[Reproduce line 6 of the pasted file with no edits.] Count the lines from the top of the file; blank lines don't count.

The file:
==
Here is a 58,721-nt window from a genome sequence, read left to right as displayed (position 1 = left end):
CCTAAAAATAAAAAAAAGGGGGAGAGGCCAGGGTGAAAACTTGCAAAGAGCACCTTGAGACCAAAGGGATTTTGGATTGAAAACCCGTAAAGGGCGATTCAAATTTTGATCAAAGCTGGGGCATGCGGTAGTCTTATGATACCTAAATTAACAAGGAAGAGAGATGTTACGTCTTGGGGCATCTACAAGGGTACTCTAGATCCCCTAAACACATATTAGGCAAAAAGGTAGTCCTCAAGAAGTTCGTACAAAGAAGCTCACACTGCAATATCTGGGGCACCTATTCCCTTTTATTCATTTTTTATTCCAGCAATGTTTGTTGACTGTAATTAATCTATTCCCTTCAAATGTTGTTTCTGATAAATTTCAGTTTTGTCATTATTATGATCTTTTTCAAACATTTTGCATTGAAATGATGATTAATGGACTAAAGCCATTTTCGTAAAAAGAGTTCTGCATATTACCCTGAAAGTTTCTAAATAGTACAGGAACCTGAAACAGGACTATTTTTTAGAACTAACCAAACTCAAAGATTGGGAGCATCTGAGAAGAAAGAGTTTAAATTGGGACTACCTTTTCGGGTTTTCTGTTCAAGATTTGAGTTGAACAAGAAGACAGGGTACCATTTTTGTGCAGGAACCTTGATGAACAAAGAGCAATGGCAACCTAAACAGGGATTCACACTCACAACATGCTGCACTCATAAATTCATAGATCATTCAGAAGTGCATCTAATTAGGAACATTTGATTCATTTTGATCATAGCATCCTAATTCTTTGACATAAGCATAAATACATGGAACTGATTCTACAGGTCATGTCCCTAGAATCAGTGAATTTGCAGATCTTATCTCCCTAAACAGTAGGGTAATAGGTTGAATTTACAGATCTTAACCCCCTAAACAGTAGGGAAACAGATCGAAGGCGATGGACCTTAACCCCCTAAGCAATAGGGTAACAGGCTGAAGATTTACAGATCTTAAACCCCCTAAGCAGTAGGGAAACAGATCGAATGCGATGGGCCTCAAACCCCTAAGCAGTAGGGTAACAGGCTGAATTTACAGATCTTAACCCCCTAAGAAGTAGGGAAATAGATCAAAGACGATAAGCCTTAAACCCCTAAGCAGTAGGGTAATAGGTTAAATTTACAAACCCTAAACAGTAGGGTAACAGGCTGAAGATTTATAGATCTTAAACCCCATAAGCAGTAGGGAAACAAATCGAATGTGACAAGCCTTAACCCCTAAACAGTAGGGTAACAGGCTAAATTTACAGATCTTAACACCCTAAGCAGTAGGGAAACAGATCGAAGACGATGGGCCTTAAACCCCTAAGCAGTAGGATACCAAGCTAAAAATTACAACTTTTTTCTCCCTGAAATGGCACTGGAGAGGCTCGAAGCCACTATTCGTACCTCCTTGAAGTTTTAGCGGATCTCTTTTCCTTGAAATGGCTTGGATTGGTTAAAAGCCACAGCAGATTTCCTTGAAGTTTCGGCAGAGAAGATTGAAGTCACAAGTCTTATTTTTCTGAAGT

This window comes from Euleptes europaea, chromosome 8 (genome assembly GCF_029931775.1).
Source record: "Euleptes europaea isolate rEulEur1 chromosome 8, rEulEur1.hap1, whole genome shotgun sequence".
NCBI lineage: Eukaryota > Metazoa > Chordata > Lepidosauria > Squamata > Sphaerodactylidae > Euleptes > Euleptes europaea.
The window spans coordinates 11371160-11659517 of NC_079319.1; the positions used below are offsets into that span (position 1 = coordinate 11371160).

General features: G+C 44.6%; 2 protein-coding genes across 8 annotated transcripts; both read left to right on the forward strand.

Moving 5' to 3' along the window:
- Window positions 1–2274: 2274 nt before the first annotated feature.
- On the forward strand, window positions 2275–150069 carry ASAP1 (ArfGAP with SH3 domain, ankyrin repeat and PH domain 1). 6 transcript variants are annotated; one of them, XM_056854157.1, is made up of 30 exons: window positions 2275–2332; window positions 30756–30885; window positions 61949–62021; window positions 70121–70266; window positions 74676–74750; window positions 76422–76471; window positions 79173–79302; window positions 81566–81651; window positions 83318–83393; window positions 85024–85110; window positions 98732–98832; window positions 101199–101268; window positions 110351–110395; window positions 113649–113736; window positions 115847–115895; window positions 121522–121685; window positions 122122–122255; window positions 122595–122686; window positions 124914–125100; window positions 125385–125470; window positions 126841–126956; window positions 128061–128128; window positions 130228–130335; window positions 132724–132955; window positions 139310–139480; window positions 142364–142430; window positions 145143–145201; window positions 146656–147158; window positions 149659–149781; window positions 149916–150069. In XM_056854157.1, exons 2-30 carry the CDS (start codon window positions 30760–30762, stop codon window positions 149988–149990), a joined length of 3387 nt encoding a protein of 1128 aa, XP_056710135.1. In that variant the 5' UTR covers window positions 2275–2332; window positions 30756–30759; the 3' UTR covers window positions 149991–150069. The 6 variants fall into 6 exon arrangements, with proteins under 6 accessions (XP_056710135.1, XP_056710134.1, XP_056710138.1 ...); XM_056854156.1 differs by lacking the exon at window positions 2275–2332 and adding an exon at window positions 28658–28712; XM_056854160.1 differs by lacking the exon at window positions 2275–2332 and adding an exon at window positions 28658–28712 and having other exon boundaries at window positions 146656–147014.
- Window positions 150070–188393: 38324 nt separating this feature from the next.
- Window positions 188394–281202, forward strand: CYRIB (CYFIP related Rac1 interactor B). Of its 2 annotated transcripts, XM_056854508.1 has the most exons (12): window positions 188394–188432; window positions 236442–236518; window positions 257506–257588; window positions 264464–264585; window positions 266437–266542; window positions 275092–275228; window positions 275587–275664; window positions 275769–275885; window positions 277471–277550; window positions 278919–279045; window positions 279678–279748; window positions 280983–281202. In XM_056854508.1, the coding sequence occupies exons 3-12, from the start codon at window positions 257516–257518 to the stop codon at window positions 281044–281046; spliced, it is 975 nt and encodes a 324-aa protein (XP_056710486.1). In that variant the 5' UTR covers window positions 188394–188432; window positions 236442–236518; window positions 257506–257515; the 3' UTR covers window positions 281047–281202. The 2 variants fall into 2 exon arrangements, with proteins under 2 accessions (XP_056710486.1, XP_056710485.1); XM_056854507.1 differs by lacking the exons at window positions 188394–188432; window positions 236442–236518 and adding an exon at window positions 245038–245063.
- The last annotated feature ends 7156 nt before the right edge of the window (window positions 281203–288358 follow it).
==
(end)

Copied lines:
The window spans coordinates 11371160-11659517 of NC_079319.1; the positions used below are offsets into that span (position 1 = coordinate 11371160).